The 83rd ever New York Tech Meetup, hosted at NYU’s Skirball Center for the Performing Arts, hailed a new era of expansion for the hack-encouraging demo series. The Tech Meetup is searching for a managing director, something emcee Nate Westheimer said would greatly accelerate the Meetup’s role in helping the New York technology environment flourish.
One of the biggest crowd-pleasing moments came when DontEat.At‘s Max Stoller explained his app in under a minute: It blends Foursquare and New York City Health data to alert users when they check in to restaurants with a lot of health-code violations. He spent the rest of the demo talking about how he programmed the app for New York City BigApps.
Also well received were Proust, a question-based program that invites users to digitize family- and friend-related memorabilia, and Fancy Hands, the brainchild of former New York Times man Ted Roden, which aspires to provide personal-assistant services to subscribers.
The founders of TinyPass.com demonstrated a new easy-to-use micropayment system that would allow large-scale content producers like The Daily Beast and small-time bloggers to charge for premium content. They’re not the only ones thinking about improving content payments; TheNextWeb today reports on the debut of Cleeng, a WordPress plugin that allows publishers to create premium sections of their websites.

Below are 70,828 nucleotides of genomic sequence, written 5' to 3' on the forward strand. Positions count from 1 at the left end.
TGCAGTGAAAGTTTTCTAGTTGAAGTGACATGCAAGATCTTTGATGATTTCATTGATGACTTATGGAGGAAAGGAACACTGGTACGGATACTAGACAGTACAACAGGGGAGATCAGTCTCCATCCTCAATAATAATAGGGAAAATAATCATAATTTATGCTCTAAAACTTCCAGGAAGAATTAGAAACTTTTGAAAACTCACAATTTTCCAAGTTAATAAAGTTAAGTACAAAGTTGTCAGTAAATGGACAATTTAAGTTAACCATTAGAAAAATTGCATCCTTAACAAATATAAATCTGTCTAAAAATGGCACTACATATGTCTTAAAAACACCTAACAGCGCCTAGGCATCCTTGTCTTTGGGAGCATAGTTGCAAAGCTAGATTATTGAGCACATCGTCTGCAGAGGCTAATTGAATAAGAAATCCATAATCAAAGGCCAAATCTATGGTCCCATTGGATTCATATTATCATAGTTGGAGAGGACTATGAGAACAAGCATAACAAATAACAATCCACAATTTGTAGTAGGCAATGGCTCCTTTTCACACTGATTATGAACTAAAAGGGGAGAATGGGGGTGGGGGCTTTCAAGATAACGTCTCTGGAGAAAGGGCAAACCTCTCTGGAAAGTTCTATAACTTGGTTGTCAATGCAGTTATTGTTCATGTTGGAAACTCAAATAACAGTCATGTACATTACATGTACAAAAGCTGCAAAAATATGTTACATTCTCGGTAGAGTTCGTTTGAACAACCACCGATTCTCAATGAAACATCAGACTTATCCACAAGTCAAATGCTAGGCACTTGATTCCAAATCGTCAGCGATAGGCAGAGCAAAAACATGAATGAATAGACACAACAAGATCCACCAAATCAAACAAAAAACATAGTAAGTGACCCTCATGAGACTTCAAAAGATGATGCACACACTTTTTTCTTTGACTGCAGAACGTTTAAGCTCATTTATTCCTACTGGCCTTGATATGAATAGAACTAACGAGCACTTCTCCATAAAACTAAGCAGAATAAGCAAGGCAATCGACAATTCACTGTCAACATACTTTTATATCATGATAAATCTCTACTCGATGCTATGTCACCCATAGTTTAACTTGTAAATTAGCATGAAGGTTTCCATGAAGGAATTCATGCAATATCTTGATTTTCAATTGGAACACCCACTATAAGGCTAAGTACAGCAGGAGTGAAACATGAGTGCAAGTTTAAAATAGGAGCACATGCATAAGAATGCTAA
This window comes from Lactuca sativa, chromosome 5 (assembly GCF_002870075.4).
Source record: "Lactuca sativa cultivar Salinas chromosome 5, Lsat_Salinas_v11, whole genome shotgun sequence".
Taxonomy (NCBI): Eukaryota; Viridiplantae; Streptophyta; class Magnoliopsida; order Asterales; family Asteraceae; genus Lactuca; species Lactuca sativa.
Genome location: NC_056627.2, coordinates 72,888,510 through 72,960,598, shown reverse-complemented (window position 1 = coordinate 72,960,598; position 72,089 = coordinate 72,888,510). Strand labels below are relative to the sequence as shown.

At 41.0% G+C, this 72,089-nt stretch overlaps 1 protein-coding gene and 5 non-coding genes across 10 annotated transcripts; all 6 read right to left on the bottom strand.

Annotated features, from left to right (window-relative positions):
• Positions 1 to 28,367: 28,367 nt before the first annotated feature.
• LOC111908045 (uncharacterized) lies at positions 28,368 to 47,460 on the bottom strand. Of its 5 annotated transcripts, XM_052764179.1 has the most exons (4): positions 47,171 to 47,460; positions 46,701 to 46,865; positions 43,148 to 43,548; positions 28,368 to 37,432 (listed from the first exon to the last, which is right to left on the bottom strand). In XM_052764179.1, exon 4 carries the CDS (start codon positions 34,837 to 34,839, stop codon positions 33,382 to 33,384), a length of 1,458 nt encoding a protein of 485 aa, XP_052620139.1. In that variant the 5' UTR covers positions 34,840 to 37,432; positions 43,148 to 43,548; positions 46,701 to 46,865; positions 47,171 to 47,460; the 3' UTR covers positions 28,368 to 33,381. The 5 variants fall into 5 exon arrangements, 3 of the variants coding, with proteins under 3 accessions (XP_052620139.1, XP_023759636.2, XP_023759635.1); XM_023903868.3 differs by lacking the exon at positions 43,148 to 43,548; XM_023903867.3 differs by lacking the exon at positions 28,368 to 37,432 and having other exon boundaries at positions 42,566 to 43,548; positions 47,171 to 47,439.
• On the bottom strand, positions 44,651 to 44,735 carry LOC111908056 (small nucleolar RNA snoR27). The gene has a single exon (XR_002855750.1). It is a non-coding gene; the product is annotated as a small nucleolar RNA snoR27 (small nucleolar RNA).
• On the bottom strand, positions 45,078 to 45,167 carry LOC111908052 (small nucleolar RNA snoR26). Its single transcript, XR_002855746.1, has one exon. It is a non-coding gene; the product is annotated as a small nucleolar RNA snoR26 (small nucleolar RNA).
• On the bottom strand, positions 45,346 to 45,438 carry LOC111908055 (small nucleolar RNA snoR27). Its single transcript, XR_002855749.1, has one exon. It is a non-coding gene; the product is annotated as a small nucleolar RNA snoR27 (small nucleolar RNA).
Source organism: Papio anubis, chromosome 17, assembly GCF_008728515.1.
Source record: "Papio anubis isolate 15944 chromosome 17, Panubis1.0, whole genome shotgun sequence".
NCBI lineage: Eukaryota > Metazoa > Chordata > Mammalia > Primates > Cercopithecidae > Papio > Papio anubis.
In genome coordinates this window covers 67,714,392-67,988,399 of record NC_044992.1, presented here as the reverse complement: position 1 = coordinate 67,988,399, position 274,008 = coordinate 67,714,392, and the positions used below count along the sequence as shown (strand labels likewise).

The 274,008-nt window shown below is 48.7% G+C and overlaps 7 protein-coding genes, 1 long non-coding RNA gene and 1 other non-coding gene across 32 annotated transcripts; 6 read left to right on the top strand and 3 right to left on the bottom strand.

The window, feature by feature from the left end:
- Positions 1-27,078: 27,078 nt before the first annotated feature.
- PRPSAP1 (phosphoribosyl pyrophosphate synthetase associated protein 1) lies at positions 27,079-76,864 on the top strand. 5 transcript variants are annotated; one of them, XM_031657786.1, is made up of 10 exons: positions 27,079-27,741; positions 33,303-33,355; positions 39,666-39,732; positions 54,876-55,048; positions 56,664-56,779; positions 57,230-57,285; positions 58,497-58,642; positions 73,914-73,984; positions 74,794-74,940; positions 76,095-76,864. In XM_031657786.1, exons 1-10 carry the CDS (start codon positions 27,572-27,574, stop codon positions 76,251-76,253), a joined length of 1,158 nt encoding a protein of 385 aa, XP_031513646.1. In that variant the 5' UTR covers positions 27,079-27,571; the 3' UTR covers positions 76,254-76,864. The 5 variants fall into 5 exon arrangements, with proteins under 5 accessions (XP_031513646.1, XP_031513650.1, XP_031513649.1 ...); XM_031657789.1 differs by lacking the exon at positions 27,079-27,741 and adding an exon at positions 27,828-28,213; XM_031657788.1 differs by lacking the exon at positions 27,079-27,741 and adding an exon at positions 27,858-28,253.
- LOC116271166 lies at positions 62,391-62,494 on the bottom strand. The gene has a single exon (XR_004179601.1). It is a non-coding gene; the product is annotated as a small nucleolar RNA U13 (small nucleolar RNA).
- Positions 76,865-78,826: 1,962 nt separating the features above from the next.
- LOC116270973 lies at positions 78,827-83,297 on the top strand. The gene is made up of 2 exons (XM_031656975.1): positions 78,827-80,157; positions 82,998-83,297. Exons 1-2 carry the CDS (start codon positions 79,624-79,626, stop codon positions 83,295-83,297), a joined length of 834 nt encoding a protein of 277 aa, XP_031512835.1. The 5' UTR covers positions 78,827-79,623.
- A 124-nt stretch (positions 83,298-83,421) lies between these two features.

Tax and accounting website Teaspiller seeks to help people find an accountant by culling user reviews, regulatory information and accountants’ resumes. CEO Amit Vemuri made a crack about how people don’t go to accountants for “breast exams” to illustrate the point that transactions with accountants can be carried out online.
CEO and founder Tereza Nemessanyi from Honestly Now introduced a website that would help users “make great personal decisions” by asking friends and qualified experts on the internet questions like “Should I wear this cardigan?” Other demos included an interactive gameshow from CollegeOnly’s Josh Weinstein; Consmr, a Yelp for packaged goods; and Hyperpublic, a site that encourages users to engage with their local communities.
mtaylor [at] observer.com | @mbrookstaylor